I was now arrived at a period when attention and anxiety were to be pointed almost solely to one object, the disposal of my person in marriage. With regard to this event, I was equally the slave of my mother's hopes and fears. I was dressed and redressed, squeezed and pinched, that I might catch a fine gentleman who had lately returned from his travels. I was often hurried several miles in the dark to a ball at our country-town, to display my. self to a Lord, who was to be of the party there ; I was walked over hedge and ditch, in order to captivate a country 'squire of a very large estate in our neighbourhood ; and I was once obliged to hazard my neck, that I might go out a hunting with a Duke. On the other hand, I was in perfect durance when any improper man had been seen to look at me. I was forced to leave the parish-church, upon information received of a young gentleman having bribed the beadle with a shilling, to admit him into the next pew; my dancing master was changed, because his wife died while he was attending me; and my drawing-master, an old batchelor of threescore, was dismissed because he hap
pened to put his hand on mine in shewing me how to manage my Crayons. The only poor man with whom I was allowed to associate was
the clergyman of our parish, a very old gentleman of the most irre. proachable character. To this indulgence, how, ever, I was
more indebted than my mother was aware, or I had any reason to hope. Possessed of excellent sense and great learning, the good mar was at pains to teach me the use of the first, and the value of the latter. By his assistance, my mind, which before had always been either uns cultivated or misled, was informed with knowledge more useful than the extent of my fortune, or the privileges of my birth. He shewed me the folly of pride, and the meanness of insolence; he taught me the respect due to merit, the tenderness to poverty, the reverence to misfortune; froin him I first learnt the dignity of condescension, the pleasures of civility, the luxury of beneficence. He died, alas! before I could receive the full benefit of his instructions, before he was able to eradicate the effects of early perversion and habitual indulgence; and left me rather in a condition to feel the weakness of my mind, than to recover ita strength.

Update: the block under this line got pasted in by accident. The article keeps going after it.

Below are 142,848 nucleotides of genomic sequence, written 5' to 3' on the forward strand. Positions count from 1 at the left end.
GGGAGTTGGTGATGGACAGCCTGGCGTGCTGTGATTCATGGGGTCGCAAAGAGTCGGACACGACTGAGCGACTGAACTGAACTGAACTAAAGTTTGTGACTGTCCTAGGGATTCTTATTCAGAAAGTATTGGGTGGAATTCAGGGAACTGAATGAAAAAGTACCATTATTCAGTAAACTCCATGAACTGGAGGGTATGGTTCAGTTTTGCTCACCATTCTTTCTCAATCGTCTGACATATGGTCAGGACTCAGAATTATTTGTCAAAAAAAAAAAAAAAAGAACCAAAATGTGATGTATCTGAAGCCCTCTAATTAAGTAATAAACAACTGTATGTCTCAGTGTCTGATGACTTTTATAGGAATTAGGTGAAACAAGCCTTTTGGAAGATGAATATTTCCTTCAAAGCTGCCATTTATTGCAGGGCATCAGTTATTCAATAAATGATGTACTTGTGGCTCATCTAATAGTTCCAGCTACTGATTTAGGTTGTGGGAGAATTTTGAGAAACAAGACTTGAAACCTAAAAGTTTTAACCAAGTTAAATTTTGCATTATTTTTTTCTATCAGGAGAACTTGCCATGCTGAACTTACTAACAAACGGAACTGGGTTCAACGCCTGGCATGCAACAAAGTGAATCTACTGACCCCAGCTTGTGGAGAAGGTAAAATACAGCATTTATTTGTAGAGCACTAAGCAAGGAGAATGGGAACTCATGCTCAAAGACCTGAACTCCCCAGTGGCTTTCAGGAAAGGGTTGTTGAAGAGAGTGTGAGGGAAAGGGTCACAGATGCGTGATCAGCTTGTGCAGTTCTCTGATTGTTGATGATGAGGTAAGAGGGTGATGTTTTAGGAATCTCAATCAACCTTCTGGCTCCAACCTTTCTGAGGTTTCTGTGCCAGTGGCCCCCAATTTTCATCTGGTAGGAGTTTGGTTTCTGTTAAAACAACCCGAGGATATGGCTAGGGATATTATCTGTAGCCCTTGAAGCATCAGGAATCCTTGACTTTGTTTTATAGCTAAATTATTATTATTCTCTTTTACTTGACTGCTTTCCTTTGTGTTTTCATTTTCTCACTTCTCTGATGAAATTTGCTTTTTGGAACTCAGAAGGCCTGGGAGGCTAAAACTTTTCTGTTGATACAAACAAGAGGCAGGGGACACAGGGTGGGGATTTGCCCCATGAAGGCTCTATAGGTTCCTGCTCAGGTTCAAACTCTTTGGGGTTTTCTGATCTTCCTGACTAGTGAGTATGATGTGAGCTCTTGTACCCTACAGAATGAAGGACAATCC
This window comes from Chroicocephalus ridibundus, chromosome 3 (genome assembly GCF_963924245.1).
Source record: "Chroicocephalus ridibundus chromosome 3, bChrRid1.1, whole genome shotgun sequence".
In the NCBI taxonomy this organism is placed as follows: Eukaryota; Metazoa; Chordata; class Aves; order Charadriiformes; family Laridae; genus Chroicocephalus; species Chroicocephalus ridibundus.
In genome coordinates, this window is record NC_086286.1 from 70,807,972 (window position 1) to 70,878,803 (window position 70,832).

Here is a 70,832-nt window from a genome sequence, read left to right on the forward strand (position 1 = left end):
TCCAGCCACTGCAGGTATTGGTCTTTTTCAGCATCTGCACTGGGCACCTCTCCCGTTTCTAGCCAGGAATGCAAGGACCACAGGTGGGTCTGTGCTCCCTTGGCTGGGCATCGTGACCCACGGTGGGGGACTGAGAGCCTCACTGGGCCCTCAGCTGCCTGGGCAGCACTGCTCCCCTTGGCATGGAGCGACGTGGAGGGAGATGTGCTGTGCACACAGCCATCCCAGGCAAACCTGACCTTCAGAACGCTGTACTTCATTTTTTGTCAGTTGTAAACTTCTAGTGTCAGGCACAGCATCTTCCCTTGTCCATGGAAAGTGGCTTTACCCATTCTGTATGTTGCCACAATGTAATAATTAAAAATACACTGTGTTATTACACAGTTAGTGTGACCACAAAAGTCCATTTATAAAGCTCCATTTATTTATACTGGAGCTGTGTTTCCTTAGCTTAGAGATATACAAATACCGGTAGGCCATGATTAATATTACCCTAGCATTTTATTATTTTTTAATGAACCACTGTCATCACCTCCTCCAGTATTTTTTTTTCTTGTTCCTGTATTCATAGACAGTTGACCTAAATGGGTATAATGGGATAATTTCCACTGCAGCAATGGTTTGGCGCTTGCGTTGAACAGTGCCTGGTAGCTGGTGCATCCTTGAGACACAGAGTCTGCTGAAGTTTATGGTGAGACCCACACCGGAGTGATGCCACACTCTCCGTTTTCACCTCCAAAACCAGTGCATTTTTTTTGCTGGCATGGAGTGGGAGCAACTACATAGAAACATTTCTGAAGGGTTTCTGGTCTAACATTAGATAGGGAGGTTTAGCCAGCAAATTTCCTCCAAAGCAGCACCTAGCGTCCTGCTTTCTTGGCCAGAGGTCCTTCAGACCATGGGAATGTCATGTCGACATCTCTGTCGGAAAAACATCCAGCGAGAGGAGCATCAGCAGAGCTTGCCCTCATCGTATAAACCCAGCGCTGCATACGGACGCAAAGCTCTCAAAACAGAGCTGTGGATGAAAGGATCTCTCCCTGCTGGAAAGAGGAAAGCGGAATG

My mother did not long survive him. I had been forced to see the errors of her judgment, though I could never doubt the warmth of her affection. I was unfortunate enough to lose her assistance, when her assistance would have been more useful and her indulgence less prejudicial. In the management of my fortune, which has now devolved on me, I am perplexed with business which I do not understand, -and harassed by applications which I know not how to answer. I am sometimes puzzled with schemes for improving my estate, sometimes frightened with dangers that threaten to diminish it ; I am vexed with the complaints of poor tenants, and plagued with the litigiousness of rich ones. I never open a letter from my steward in the country without uneasiness; and a visit from my agent in town is to me like that of a bailiff. Amidst all these difficulties, I have no relation whom I can trust, and no friend to whom I can tean ; the interest which people have in deceiving me deprives me of confidence in advice, or pleasure in approbation. In short, it is my singular misfortune to possess wealth with all the embarrassment of poverty, and power with all the dependance of meanness. I am, &c.
N 82. SATURDAY, FEBRUARY 19, 1780.
paper of to-day was received from an unknown hand several weeks ago. The publication of it may, perhaps, appear rather unseasonable after the last Gazette. There is, still, however, much truth in my Correspondent's observations, who, I dare say, will not regret that Sir George Rodney's success has somewhat lessened their force.